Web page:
Peacocks very good at making themselves heard
When I visited India recently, I was woken by a strange noise coming from outside. It sounded like a child or an animal in distress: 'Owwwowww!', 'Owwowww!'
I drew back the curtain of my guesthouse bedroom to try to spot the source of the sound, and in the half-light of dawn, I spotted them immediately: a couple of peacocks, roosting in a tree in the garden. You'd thnk that their chorus of calls would be enough to wake the neighbourhood, but everyone else slept on: peacocks are just an accepted part of the ecosystem in India.
In fact, the birds are correctly termed 'Peafowl'. The males are peacocks, the females are peahens, and the young birds are known as peachicks. The most common domesticated species, and the one that everyone immediately recognises, is the Indian Peafowl, which is the national bird of India. In the wild, they are forest birds, foraging on the ground in the daytime, and roosting in trees at night.
The female version - the peahen - is a drab, brown bird, and it's the male of the species - the peacock - that captures human attention, with his iridescent tail. In theory, the colourful tail attracts the attention of the female in the mating season: the bird with the best tail appeals more to the females, and so his genes will be more successful over generations.
Additionally, a fanned-out tail has colourful spots that resemble eyes, so that would-be predators of peacocks are intimidated by the sudden appearance of a frightening, multi-eyed monster when the threatened bird flicks up his tail into full display.
There's no doubt that peacocks are beautiful creatures: the fully spread tail of a peacock is a glorious sight. The usual feathered tapestry of blue, green, turquoise and gold is stunning enough, and for variety, there's even an all-white variety of peacock.
His stretched-out tail is the perfect accessory to the bride's dress in up-market weddings. It's no wonder that many folk take on peacocks as pets: if you have a bit of space out the back, the idea of a strolling flamboyance of colour in your own garden is appealing. Many people have discovered too late that peacock ownership is more complicated than you might imagine.
The first issue is the call of a peacock, which rivals the early morning crow of a rooster. If you live in a built-up area, it's almost certain that your peacock will annoy the neighbours with his wake-up calls.
The second issue is peacock behaviour.: they can be surprisingly intimidating birds. They may not have teeth, but a peacock beak is a sharp, pointy object that can easily inflict pain and injury. If you keep peacocks, you need to be ready to deal with the possibility of having the equivalent of a small but vicious guard dog on your premises.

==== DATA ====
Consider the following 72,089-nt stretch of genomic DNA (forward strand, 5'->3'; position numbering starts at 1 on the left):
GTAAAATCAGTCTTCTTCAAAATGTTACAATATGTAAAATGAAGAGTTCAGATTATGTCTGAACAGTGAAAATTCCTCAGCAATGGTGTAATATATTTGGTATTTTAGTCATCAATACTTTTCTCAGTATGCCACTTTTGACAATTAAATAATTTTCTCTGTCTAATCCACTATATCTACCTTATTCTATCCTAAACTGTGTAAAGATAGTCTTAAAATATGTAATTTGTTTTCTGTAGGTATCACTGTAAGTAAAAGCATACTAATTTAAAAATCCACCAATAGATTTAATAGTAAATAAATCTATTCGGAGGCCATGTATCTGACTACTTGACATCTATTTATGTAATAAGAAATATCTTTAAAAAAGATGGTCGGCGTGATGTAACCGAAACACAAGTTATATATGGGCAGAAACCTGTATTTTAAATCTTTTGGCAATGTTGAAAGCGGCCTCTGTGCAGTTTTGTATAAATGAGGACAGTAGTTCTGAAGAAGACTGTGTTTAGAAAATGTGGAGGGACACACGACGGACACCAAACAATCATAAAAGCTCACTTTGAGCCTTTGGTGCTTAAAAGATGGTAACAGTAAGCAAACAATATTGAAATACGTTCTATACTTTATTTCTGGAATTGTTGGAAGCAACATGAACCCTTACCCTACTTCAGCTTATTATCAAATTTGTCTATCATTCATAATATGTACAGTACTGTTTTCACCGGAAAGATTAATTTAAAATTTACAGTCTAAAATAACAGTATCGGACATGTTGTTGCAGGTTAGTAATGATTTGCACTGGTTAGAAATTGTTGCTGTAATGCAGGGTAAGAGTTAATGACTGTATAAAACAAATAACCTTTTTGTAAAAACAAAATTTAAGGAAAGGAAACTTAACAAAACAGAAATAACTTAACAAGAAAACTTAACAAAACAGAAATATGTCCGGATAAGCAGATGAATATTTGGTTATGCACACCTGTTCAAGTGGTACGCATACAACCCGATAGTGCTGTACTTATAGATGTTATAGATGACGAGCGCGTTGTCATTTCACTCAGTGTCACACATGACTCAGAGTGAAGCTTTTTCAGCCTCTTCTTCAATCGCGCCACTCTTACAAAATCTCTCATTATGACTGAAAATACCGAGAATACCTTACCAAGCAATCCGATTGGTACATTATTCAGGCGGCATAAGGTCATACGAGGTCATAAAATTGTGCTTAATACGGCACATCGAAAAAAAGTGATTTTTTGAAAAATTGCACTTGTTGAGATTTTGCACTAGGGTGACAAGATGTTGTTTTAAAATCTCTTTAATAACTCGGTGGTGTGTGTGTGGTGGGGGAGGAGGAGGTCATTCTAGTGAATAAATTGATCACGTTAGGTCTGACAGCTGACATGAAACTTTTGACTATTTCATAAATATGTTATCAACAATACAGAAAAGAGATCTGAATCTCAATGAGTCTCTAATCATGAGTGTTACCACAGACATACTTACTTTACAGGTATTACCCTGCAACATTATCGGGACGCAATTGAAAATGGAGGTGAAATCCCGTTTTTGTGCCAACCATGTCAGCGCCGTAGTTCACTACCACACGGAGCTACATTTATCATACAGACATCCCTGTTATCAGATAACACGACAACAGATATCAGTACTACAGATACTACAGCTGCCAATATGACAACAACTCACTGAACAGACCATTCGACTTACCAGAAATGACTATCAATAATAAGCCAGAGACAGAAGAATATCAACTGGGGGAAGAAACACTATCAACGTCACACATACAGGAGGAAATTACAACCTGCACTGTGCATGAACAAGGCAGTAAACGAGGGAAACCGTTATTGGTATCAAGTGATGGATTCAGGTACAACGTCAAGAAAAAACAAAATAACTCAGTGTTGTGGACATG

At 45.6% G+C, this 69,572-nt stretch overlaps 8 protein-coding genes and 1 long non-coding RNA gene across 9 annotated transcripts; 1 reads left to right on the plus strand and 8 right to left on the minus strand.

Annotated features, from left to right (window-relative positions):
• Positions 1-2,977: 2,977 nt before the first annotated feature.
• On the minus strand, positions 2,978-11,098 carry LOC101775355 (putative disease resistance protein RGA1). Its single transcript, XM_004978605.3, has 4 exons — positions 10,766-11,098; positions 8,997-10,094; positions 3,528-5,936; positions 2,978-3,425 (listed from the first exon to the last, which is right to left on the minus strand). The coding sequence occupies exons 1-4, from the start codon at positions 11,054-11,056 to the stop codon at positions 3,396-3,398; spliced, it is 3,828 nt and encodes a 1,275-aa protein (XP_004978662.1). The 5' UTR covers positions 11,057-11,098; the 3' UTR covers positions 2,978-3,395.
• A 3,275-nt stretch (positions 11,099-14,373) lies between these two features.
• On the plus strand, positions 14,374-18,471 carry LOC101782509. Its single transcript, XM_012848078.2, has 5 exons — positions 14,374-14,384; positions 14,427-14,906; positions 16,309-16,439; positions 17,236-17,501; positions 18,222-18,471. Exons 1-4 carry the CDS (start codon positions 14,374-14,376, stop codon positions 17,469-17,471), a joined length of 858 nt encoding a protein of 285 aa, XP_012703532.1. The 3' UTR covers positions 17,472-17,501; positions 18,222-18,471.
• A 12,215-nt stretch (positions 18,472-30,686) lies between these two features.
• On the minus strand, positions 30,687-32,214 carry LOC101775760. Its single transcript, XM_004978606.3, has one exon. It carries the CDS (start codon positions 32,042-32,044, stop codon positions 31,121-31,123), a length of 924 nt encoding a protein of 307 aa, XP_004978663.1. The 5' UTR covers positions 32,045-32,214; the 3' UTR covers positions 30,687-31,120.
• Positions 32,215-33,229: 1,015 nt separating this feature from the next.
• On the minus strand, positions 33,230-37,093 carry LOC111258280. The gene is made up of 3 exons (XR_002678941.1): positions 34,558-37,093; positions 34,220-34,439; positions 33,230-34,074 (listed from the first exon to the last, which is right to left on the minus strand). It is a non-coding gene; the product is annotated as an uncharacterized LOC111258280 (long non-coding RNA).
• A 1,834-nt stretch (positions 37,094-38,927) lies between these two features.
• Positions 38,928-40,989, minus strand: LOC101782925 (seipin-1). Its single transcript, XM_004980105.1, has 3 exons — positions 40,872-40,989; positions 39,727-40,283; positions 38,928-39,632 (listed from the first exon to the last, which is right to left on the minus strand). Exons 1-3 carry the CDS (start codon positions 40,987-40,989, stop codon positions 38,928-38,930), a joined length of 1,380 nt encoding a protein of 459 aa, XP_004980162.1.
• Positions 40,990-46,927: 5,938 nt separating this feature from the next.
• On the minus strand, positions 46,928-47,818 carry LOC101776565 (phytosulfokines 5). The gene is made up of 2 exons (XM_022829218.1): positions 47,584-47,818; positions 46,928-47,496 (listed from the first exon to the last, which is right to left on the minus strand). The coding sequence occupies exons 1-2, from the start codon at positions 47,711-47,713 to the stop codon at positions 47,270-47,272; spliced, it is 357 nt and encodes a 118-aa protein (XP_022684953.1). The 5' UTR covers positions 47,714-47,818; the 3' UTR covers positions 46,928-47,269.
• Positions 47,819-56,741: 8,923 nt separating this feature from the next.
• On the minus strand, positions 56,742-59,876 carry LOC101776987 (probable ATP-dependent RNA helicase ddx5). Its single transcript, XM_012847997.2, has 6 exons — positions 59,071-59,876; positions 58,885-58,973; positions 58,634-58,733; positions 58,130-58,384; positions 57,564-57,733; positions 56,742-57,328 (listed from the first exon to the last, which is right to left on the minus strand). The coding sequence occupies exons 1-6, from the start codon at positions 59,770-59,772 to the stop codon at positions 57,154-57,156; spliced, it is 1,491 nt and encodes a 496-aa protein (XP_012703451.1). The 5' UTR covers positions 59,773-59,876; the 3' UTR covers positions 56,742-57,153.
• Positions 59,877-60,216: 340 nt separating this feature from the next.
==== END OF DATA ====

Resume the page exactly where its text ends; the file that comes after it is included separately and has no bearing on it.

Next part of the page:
One of my more memorable housecalls as a vet involved a peacock. A local up-market guest house had recently given a home to a peacock. They had been visiting a friend, who kept peacocks, and this bird - named Gonzo - had done a few twirls with his fully unfurled tail. They had a vision of Gonzo impressing their guests with his handsome tail on their front lawn.
Gonzo had settled in calmly at first, but once he had found his bearings, the real Gonzo came to the surface.
His bad behaviour started with loud calling from 5am onwards: not something appreciated by paying guests hoping for a good night's sleep. The owners discovered that the only answer was to shoo him down the garden so that at least the calling was happening a few hundred yards away. They had to do this several times every morning, as he kept creeping back up towards the house. In the peak of the tourist season, with a full day's busy schedule of providing hospitality, chasing a peacock around the garden at dawn was not their idea of a good start to the day.
But it was his aggression that was the cause of my call out that day. Gonzo developed a sense of territorial ownership around the guest house, viewing any humans who got in his way as fair victims. He rushed at people, his tail up, his wings half cocked as if ready to launch a full-on attack.
Most guests were sensible enough to stay away from Gonzo, backing off if he approached them, but on this occasion, a retired soldier had decided to stand his ground. He unfurled an umbrella, and challenged Gonzo. The battle ended ten minujtes later, when Gonzo pierced the umbrella with his beak, forcing the soldier to back off. Gonzo redirected his fury at the umbrella, and within minutes, he'd shredded the fabric and managed to get himself tangled up in its wire skeleton. This was the reason for my call out:: Gonzo refused to let anyone get close enough to him to de-tangle him from remains of the umbrella.
I took the coward's way out: a quick sedative injection, and five minutes later, it was easy to separate the sleeping peacock from the wire and shredded fabric.
The guest house owners seized the opportunity of Gonzo's drowsiness: before he'd woken up, they'd driven him back to his original home. They explained that they felt he'd be happier there, but everyone knew the truth: Gonzo the peacock and guest-houses do not go well together.
New Ross Standard